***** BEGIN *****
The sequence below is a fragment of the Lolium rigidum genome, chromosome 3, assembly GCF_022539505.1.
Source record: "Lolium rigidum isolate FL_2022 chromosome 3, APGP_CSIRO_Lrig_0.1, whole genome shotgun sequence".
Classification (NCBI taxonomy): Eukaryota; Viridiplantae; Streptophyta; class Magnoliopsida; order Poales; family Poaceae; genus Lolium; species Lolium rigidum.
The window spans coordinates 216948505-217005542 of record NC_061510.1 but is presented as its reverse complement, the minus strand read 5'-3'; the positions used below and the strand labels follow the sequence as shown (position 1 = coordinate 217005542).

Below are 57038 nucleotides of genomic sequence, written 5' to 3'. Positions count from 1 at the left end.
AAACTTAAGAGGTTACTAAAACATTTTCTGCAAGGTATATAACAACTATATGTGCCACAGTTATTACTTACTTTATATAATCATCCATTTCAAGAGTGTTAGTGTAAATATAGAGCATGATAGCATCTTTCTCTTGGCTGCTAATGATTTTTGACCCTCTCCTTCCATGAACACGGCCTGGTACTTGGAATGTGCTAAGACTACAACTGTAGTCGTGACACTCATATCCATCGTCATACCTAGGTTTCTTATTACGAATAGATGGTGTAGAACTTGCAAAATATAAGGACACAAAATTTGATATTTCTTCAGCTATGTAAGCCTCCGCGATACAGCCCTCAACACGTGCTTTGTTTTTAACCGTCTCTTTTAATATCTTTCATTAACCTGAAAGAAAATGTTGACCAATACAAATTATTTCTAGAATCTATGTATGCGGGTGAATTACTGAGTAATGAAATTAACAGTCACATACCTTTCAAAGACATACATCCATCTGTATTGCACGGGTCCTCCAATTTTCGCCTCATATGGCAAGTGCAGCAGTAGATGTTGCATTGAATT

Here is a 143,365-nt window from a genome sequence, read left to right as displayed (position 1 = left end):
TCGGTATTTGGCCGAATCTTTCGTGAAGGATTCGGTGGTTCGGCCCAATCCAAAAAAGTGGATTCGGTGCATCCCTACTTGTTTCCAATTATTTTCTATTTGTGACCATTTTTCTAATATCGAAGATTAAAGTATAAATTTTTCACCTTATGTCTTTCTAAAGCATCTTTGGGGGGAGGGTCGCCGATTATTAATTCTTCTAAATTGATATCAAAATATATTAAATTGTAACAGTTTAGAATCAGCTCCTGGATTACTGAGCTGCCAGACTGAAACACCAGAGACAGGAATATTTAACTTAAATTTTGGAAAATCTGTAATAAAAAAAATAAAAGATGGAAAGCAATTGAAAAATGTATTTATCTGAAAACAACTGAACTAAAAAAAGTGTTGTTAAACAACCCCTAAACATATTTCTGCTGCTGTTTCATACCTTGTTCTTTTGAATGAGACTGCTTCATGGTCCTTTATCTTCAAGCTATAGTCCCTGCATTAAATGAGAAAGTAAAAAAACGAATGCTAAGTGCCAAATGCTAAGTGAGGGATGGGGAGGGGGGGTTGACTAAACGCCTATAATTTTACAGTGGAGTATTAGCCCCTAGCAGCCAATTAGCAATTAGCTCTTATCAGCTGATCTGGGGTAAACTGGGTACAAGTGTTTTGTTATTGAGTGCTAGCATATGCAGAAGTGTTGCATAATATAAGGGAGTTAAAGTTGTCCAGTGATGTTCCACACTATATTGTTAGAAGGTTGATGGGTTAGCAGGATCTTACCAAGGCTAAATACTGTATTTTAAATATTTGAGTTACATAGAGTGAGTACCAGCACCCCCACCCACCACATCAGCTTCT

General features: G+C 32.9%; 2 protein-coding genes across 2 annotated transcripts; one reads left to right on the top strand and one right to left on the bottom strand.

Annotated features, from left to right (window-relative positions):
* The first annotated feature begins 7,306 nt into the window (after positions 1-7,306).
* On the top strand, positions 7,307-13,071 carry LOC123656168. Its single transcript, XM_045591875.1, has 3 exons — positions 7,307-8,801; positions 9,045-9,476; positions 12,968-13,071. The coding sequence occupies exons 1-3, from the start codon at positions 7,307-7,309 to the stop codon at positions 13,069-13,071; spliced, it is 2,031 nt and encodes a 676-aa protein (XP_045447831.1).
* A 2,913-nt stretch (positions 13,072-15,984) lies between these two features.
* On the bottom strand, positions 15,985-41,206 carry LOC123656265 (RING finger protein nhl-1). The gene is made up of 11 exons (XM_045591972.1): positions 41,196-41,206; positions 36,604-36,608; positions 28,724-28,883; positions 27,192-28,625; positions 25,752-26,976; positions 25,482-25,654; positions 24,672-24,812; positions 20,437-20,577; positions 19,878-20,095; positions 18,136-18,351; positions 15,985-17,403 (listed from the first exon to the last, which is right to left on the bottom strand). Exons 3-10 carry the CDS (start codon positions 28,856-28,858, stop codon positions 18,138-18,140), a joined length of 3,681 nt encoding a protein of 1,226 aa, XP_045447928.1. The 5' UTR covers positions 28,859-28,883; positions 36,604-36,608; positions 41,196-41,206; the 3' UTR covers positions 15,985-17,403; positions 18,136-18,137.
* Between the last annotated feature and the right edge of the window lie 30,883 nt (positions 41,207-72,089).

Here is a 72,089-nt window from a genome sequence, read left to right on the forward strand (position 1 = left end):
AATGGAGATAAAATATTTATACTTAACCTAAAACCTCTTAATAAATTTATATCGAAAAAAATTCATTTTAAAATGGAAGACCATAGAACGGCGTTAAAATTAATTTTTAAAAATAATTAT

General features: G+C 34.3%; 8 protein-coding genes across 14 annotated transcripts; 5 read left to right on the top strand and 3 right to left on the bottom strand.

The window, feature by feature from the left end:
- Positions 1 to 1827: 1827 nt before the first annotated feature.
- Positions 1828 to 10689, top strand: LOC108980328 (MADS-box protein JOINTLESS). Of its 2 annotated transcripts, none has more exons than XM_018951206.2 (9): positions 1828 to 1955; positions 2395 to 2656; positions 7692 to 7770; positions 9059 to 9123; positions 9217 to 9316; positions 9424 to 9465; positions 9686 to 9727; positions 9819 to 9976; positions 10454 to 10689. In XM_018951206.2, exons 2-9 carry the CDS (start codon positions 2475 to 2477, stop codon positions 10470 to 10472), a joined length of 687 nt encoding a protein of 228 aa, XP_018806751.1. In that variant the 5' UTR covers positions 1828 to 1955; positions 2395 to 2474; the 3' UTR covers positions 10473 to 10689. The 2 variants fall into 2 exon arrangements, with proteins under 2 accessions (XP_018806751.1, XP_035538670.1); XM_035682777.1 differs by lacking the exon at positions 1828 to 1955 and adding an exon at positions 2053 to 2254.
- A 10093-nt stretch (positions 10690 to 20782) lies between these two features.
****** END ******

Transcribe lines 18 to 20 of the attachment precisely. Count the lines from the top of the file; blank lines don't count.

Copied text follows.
General features: G+C 34.3%; 8 protein-coding genes across 14 annotated transcripts; 5 read left to right on the top strand and 3 right to left on the bottom strand.

The window, feature by feature from the left end:
- Positions 1 to 1827: 1827 nt before the first annotated feature.